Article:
Interest rates
With the Bank of England voting to raise interest rates by 0.15 percentage points this month to 0.25 per cent. It is a surprising end to a remarkable year for the mortgage market.

Many economists expected a rate rise at November’s meeting, which didn’t come. So, the first rise in three years was always on the cards. While the Bank of England rarely moves rates in December, soaring inflation. Which has hit 5.1 percent, may have proved instrumental in forcing its hand.


Borrowers don’t need to panic as many are on fixed-rate mortgages so won’t see an increase in monthly payments. Those on a variable rate will see a small increase and it is worth thinking about remortgaging if you haven’t for a while. Indeed, some lenders pre-empted the prospect of an interest rate rise by introducing long fixed-rate mortgages of up to 40 years. While such a fix would provide security for borrowers worried about the prospect of future rate rises. It is important to look carefully at the early repayment charges for getting out of the mortgage early. Nobody knows for sure what is around the corner, which is why borrowers tend to opt for shorter fixes.

2021 didn’t get off to a great start – we were still in the depths of Covid with another national lockdown as schools closed and workers continued to be furloughed. And yet, against all the odds, it has been an astonishing 12 months for the housing market.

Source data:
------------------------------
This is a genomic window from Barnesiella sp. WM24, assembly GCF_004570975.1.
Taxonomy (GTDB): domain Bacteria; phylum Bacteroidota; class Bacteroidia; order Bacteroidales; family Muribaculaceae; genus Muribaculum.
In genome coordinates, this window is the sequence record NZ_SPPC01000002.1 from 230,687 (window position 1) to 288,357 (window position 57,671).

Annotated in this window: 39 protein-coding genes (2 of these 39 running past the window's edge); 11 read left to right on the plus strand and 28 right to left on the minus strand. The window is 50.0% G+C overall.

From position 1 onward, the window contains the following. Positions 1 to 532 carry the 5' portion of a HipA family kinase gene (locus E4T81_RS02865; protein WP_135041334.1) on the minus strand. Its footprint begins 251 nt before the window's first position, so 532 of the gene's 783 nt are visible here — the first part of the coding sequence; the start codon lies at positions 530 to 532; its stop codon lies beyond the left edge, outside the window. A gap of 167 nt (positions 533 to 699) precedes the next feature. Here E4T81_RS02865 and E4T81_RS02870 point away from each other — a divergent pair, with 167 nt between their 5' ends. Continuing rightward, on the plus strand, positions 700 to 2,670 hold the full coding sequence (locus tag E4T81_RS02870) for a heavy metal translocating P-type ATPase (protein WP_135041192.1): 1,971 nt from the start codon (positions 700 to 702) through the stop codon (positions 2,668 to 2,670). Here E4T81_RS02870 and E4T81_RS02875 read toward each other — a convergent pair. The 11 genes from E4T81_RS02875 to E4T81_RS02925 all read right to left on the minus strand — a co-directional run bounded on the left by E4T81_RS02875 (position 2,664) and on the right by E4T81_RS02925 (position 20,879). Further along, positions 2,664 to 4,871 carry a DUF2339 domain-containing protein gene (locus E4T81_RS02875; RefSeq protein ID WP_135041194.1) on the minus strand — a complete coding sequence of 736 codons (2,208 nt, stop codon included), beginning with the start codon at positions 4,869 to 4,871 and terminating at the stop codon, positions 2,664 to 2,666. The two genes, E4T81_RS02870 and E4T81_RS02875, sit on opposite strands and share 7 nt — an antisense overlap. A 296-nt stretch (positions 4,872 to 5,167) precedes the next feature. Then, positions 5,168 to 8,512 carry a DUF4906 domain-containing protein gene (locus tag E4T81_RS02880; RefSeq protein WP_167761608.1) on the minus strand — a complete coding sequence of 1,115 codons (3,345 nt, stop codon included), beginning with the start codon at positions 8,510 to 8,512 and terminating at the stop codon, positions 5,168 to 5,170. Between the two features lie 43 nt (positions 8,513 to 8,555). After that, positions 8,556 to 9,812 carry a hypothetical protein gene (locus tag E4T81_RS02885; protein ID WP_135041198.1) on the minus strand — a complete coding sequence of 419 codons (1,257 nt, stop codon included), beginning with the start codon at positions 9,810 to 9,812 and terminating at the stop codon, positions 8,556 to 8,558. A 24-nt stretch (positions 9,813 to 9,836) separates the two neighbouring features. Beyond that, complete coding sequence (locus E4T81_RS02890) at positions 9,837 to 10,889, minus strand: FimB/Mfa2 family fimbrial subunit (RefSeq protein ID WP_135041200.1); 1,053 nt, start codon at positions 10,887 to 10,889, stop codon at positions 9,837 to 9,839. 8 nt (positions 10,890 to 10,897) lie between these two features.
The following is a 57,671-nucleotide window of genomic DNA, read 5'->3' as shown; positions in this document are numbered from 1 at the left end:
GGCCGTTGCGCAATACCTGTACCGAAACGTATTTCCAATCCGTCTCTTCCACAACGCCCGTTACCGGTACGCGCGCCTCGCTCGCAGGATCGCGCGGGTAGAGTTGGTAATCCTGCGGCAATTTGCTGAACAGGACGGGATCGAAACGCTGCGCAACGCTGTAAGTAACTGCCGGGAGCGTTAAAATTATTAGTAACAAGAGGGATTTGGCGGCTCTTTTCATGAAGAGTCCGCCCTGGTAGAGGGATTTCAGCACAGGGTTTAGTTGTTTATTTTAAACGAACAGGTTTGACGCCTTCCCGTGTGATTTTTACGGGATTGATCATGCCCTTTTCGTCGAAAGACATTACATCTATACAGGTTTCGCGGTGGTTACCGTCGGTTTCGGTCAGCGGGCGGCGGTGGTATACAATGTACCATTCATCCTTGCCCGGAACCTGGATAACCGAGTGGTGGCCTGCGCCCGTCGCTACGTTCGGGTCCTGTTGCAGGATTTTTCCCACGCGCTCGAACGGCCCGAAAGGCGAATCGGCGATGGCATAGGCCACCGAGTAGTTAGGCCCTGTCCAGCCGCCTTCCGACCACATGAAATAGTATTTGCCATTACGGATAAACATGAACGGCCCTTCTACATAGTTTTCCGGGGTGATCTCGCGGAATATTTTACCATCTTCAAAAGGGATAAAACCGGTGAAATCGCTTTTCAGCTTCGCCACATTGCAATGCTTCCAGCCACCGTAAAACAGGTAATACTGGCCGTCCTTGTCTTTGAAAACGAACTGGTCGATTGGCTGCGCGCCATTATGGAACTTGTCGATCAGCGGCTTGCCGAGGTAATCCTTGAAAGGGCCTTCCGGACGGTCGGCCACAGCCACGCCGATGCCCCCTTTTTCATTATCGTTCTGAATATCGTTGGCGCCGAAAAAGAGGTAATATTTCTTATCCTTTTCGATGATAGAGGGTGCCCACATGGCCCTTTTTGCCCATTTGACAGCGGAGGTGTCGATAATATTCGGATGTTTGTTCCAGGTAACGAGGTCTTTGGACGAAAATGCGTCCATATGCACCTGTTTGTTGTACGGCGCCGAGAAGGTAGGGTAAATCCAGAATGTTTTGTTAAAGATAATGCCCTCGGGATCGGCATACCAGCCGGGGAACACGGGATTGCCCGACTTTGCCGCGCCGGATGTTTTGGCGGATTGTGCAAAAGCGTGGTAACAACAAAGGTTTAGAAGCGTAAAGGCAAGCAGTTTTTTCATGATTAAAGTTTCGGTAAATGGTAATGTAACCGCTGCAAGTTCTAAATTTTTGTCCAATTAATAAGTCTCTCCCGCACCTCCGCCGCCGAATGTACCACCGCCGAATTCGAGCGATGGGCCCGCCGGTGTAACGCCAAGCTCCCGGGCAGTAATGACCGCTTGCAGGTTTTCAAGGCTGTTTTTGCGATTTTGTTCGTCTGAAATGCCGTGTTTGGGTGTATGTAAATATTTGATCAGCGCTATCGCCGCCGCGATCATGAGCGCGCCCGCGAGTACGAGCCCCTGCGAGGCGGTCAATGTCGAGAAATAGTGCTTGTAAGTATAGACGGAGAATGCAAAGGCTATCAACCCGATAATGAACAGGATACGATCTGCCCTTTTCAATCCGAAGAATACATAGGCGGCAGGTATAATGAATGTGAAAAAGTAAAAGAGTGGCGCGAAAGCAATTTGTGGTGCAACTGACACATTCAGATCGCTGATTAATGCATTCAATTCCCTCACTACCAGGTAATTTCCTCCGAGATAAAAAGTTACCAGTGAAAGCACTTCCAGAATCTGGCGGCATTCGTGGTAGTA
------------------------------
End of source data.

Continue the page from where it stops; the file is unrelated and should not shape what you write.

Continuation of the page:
For most of this year, there has been a stamp duty holiday in place, persuading many buyers that it was a good time to make a move. It is just as well that there was a potential saving to be had as property prices continued to rise to new highs. Despite forecasts at the start of the year that prices would be flat or might see a small rise, double-digit growth has been the reality.

Fears that the Chancellor would hike capital gains tax on property to bring it into line with income tax in the Budget were unfounded, although IR35 regulation was introduced in April. A tax change moving the tax liability for contractor status from individual to the employer. This means lenders may scrutinize the contracts and income of contractors more closely than ever.

First time buyers

Certain groups have found life more difficult when it comes to getting a mortgage. Such as the self-employed, with a number of lenders imposing restrictions such as lower LTVs. Thankfully, the situation has improved as the year has gone on although self-employed borrowers in particular should seek independent mortgage advice before taking out a loan.

With the Bank of England finishing the year suggesting it may relax mortgage affordability checks introduced after the financial crisis, this could make life easier for first-time buyers. More choice at higher LTV mortgages became available as lenders returned to this market, which meant rates fell. By the end of the year, pricing on 95 per cent LTV mortgages was back to where it had been two years ago.

Anyone thinking of taking out a mortgage to buy a new property or remortgaging. Should seek advice from a whole-of-market broker such as AWS Private Finance. If you are planning on buying a home, we can give you idea to how much you could borrow. So, you don’t waste your time or anyone else’s. Agents will want to see evidence and have funds in place ready to move when you find the right property. If you are remortgaging, we can help find the right deal for your circumstances, ideally before interest rates rise. Get in touch for more information.